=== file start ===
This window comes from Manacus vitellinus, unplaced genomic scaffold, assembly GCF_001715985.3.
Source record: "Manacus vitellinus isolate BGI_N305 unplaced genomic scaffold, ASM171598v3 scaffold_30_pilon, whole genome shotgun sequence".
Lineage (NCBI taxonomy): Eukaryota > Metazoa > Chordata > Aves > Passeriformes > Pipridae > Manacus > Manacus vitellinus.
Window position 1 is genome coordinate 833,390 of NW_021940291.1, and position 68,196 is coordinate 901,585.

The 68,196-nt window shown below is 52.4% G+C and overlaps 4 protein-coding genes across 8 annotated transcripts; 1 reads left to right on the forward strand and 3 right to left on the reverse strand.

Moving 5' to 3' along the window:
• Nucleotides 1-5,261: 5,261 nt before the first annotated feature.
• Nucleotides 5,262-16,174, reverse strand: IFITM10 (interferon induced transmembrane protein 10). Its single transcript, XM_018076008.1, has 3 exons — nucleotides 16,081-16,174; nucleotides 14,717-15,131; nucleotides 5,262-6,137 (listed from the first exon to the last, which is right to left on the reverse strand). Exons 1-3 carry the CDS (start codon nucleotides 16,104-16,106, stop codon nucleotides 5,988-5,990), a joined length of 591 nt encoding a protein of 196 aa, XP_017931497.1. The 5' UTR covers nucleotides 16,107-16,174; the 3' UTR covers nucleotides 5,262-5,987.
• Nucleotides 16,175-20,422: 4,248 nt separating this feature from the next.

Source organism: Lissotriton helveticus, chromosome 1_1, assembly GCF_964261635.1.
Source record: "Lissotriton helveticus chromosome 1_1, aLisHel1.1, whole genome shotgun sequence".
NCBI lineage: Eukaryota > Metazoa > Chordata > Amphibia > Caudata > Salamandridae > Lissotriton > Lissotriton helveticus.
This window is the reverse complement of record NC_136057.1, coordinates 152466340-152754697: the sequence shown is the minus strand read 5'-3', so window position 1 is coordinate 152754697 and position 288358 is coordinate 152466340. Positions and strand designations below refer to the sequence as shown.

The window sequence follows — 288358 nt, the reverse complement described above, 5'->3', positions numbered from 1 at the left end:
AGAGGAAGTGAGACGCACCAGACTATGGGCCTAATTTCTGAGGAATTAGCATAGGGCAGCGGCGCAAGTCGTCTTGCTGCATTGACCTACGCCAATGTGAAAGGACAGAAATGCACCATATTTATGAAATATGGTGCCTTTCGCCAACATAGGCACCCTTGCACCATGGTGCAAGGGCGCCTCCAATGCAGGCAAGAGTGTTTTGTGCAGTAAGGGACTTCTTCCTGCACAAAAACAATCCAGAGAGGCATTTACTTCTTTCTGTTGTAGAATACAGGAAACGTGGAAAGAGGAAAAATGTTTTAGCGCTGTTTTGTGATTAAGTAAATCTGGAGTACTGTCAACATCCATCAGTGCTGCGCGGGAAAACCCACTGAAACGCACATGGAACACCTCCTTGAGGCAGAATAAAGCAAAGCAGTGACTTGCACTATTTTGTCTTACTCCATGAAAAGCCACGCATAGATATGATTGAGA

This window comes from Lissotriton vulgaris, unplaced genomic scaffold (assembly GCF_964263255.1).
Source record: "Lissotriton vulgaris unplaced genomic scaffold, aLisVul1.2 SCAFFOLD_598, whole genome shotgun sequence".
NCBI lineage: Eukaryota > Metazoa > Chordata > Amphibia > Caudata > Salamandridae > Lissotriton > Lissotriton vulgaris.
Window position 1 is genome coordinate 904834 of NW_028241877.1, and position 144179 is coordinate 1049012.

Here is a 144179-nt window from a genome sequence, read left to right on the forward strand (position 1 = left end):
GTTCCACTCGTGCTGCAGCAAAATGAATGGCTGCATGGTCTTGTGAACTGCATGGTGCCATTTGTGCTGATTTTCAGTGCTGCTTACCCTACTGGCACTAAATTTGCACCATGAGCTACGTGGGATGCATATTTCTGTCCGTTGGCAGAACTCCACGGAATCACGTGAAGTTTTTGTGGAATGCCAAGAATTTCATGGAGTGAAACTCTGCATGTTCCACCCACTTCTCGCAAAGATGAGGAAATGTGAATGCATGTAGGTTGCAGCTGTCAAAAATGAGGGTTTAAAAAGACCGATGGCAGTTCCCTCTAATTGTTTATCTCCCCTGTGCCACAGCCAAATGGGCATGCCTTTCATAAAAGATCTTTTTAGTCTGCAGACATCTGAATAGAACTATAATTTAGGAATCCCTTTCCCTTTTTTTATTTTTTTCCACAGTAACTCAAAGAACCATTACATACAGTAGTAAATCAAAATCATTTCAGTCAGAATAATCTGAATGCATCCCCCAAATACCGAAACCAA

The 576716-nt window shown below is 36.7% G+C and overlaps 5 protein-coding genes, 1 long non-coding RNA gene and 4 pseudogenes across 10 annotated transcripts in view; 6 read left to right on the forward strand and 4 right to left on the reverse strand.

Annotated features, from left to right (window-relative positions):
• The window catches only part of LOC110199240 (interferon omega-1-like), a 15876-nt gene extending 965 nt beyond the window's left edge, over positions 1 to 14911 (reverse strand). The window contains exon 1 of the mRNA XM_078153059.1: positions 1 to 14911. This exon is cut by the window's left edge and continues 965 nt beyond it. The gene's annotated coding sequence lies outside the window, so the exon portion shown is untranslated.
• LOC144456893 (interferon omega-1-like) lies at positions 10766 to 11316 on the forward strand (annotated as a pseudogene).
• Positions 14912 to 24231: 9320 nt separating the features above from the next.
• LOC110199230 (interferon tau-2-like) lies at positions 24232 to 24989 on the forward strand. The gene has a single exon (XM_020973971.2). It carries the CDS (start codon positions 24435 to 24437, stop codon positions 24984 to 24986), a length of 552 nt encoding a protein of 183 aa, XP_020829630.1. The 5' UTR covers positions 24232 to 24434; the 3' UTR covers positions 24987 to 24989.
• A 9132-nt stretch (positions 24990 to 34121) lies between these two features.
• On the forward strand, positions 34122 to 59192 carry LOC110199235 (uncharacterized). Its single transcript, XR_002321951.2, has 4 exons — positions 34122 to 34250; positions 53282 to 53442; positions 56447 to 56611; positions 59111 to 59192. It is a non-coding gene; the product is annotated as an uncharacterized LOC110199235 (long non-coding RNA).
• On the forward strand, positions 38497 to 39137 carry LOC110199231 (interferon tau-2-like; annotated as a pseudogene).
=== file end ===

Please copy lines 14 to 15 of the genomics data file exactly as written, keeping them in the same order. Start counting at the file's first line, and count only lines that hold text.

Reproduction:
The window sequence follows — 288358 nt, the reverse complement described above, 5'->3', positions numbered from 1 at the left end:
AGAGGAAGTGAGACGCACCAGACTATGGGCCTAATTTCTGAGGAATTAGCATAGGGCAGCGGCGCAAGTCGTCTTGCTGCATTGACCTACGCCAATGTGAAAGGACAGAAATGCACCATATTTATGAAATATGGTGCCTTTCGCCAACATAGGCACCCTTGCACCATGGTGCAAGGGCGCCTCCAATGCAGGCAAGAGTGTTTTGTGCAGTAAGGGACTTCTTCCTGCACAAAAACAATCCAGAGAGGCATTTACTTCTTTCTGTTGTAGAATACAGGAAACGTGGAAAGAGGAAAAATGTTTTAGCGCTGTTTTGTGATTAAGTAAATCTGGAGTACTGTCAACATCCATCAGTGCTGCGCGGGAAAACCCACTGAAACGCACATGGAACACCTCCTTGAGGCAGAATAAAGCAAAGCAGTGACTTGCACTATTTTGTCTTACTCCATGAAAAGCCACGCATAGATATGATTGAGA